The DOM tree

We will use this XML document for the examples:

<book>
  <title>Test Book</title>
  <chapter>
    <title>Ch1</title>
    <para>p1.1</para>
    <para>p1.2</para>
    <para>p1.3</para>
  </chapter>
  <chapter>
    <title>Ch2</title>
    <para>p2.1</para>
    <para>p2.2</para>
  </chapter>
</book>

W3C DOM models an XML document as a tree of nodes. The node tree of the above XML can be visualized as:

document
 |
 +- element book
     |
     +- text "\n  "
     |
     +- element title
     |   |
     |   +- text "Test Book"
     |
     +- text "\n  "
     |
     +- element chapter
     |   |
     |   +- text "\n    "
     |   |
     |   +- element title
     |   |   |
     |   |   +- text "Ch1"
     |   |
     |   +- text "\n    "
     |   |
     |   +- element para     
     |   |   |
     |   |   +- text "p1.1"
     |   |
     |   +- text "\n    "
     |   |
     |   +- element para     
     |   |   |
     |   |   +- text "p1.2"
     |   |
     |   +- text "\n    "
     |   |
     |   +- element para     
     |      |
     |      +- text "p1.3"
     |
     +- element
         |
         +- text "\n    "
         |
         +- element title
         |   |
         |   +- text "Ch2"
         |
         +- text "\n    "
         |
         +- element para     
         |   |
         |   +- text "p2.1"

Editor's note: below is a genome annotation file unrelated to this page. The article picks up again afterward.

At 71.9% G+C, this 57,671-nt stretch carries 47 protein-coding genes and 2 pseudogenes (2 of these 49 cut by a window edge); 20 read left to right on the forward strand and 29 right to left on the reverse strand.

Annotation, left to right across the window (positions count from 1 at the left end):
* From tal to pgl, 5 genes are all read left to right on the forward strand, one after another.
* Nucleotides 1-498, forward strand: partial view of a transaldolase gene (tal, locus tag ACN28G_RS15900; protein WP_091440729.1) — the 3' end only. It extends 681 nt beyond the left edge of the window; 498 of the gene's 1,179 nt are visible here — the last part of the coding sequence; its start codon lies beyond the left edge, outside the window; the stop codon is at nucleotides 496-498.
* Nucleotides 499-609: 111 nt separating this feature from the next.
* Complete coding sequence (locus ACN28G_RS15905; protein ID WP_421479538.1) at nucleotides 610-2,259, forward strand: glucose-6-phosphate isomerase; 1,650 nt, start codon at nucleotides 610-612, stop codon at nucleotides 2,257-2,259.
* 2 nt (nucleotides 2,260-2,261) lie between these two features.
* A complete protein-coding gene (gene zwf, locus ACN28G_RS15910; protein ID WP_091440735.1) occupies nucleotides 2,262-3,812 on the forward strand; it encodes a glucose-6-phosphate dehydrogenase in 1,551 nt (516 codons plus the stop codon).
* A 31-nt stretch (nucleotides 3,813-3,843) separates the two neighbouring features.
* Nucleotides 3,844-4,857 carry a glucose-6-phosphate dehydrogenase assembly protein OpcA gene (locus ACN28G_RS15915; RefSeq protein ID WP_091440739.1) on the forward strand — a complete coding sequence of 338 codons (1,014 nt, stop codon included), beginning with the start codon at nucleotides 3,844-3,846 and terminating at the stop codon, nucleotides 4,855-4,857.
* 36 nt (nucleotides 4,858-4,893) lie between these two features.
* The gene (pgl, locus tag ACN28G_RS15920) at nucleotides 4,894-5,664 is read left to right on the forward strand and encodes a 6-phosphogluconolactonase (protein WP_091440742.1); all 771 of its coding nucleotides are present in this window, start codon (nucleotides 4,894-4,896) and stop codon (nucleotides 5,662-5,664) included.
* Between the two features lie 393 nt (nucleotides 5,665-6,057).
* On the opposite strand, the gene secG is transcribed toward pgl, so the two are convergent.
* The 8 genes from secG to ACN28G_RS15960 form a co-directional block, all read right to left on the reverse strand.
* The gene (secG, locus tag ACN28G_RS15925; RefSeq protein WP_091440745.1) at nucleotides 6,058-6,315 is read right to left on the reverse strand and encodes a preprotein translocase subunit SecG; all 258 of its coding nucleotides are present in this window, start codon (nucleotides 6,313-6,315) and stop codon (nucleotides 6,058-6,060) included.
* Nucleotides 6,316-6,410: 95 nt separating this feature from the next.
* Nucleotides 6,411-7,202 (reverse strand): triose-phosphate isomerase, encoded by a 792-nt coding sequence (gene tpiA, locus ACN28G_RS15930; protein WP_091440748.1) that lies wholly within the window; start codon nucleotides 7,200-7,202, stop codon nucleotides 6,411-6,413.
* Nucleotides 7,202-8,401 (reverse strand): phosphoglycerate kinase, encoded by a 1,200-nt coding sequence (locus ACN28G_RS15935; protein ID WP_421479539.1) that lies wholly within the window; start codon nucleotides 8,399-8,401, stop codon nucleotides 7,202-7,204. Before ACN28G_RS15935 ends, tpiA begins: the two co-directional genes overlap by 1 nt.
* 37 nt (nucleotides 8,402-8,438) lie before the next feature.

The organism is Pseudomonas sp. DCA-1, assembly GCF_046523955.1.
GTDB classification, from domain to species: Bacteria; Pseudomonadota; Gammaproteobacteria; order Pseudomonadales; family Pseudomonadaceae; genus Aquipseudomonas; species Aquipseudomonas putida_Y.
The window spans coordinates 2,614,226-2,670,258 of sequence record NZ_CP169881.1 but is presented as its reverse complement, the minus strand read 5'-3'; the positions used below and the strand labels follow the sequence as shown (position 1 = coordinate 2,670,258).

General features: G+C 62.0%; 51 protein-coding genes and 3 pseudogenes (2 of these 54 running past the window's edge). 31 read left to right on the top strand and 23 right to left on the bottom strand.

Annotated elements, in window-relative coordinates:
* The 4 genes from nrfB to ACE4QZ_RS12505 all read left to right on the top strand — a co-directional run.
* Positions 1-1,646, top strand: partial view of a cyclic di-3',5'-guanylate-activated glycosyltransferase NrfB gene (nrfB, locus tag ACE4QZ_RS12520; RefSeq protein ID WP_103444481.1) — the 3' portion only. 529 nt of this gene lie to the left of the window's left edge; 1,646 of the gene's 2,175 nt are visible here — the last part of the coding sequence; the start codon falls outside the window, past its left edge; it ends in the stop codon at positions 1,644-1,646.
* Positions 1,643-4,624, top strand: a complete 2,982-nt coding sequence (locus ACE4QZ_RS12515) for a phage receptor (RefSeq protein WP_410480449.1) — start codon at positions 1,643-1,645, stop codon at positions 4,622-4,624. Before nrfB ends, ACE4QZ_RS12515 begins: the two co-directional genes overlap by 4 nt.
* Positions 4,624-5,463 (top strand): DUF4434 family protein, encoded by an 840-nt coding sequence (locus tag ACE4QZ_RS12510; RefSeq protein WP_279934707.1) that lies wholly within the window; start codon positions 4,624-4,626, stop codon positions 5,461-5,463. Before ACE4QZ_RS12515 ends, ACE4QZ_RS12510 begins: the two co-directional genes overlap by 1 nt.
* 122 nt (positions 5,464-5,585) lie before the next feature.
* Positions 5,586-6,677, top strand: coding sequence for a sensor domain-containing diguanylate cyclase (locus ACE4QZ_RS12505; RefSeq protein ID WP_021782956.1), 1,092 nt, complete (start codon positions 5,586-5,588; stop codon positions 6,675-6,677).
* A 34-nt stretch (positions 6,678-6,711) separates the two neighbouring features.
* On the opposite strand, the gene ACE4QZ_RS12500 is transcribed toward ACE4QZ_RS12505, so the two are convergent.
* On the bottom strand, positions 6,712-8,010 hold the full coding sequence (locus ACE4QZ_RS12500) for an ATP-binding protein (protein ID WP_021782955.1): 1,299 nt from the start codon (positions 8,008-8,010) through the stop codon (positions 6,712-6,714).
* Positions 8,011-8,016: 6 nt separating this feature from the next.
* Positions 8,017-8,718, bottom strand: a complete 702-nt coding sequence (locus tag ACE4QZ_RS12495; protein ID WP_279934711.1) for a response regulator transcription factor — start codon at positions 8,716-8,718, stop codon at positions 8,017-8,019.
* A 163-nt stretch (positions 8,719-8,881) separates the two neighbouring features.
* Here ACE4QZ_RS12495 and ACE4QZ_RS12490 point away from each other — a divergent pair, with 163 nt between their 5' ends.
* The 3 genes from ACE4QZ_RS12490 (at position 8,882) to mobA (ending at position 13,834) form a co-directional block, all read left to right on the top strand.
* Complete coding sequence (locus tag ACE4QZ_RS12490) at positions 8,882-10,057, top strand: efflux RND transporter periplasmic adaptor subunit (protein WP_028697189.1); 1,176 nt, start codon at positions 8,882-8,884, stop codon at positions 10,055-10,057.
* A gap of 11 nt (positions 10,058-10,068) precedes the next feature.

|
         +- text "\n    "
         |
         +- element para     
             |
             +- text "p2.2"

Note that the disturbing "\n  "-s are the line-breaks (indicated here with \n, an escape sequence used in FTL string literals) and the indentation spaces between the tags.

Notes on the DOM related terminology:

  • The topmost node of a tree is called the root. In the case of XML documents, it is always the ``document'' node, and not the top-most element (book in this example).

  • We say that node B is the child of node A, if B is the immediate descendant of A. For example, the two chapter element nodes are the children of the book element node, but the para element nodes are not.

  • We say that node A is the parent of node B, if A is the immediate ascendant of node B, that is, if B is the children of A. For example, the book element node is the parent of the two chapter element nodes, but it is not the parent of the para element nodes.

  • There are several kind of components that can occur in XML documents, such as elements, text, comments, processing instructions, etc. All such components are nodes in the DOM tree, so there are element nodes, text nodes, comment nodes, etc. In principle, the attributes of elements are also nodes in the tree -- they are the children of the element --, but still, usually we (and other XML related technologies) exclude them of element children. So basically they don't count as children nodes.

The programmer drops the document node of the DOM tree into the FreeMarker data-model, and then the template author can walk the DOM tree using that variable as the starting-point.

The DOM nodes in FTL correspond to node variables. This is a variable type, similarly to type string, number, hash, etc. Node variable type makes it possible for FreeMarker to get the parent node and the child nodes of a node. This is technically required to allow the template author to navigate between the nodes, say, to use the node built-ins or the visit and recurse directives; we will show the usage of these in the further chapters.